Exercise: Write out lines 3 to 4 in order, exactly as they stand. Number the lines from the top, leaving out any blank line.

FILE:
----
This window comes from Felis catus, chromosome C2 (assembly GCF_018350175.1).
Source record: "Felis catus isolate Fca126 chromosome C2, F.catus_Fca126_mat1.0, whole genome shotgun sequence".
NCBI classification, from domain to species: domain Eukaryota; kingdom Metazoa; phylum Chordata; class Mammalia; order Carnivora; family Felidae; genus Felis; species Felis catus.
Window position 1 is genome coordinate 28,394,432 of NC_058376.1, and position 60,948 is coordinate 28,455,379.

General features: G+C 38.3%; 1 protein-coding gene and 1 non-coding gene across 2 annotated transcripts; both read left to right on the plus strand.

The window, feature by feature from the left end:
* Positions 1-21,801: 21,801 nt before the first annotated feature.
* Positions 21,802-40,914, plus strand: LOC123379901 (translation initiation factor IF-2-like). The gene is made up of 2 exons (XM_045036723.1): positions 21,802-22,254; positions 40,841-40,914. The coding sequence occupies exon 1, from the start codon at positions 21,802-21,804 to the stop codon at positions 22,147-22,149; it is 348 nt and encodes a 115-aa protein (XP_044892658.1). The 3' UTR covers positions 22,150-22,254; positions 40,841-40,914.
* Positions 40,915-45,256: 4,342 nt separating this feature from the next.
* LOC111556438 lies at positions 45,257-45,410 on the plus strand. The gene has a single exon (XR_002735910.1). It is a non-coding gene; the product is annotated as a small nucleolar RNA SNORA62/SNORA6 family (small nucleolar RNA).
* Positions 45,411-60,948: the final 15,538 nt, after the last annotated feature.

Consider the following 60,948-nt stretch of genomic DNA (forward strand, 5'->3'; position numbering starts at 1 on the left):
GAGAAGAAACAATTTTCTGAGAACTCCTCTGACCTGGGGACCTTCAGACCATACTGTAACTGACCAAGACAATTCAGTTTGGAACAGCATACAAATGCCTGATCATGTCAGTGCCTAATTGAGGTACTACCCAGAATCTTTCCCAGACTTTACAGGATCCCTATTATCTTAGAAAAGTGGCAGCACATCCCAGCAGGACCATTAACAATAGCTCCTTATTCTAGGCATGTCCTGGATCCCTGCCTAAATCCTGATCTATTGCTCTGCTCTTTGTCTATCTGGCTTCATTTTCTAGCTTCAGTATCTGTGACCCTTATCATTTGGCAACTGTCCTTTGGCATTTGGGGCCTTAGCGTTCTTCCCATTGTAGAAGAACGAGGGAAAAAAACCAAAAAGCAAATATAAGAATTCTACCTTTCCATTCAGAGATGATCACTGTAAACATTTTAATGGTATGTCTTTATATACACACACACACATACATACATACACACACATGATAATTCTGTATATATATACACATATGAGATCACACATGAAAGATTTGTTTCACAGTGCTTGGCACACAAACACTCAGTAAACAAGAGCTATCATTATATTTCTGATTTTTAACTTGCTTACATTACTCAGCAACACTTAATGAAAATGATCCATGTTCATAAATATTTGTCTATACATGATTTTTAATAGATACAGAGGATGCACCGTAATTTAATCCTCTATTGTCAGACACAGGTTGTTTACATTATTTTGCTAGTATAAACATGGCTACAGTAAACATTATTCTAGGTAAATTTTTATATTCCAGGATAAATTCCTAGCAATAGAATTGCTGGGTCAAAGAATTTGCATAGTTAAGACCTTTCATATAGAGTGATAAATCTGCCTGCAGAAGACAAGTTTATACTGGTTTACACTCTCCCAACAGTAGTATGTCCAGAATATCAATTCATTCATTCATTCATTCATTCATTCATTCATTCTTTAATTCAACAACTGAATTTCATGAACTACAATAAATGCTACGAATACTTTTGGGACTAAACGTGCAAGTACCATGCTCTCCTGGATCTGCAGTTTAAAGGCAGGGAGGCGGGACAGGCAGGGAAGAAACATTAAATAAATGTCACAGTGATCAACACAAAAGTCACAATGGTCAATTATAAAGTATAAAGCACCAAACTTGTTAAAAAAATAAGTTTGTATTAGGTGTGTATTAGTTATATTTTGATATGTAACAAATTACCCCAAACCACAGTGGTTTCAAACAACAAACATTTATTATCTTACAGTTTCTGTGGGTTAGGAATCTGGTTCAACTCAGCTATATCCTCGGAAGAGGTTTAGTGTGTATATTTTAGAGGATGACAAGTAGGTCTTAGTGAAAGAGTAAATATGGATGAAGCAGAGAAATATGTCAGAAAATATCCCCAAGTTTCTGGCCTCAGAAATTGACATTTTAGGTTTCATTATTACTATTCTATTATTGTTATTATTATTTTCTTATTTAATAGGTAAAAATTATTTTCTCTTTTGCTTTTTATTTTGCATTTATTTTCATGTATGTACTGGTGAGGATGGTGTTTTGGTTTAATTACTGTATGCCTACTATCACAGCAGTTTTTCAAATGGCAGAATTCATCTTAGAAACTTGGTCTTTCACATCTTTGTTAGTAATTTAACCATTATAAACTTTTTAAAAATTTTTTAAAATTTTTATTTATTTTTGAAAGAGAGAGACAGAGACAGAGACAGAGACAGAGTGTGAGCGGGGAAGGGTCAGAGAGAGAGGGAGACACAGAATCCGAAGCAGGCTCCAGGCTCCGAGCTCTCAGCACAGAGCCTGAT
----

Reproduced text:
NCBI classification, from domain to species: domain Eukaryota; kingdom Metazoa; phylum Chordata; class Mammalia; order Carnivora; family Felidae; genus Felis; species Felis catus.
Window position 1 is genome coordinate 28,394,432 of NC_058376.1, and position 60,948 is coordinate 28,455,379.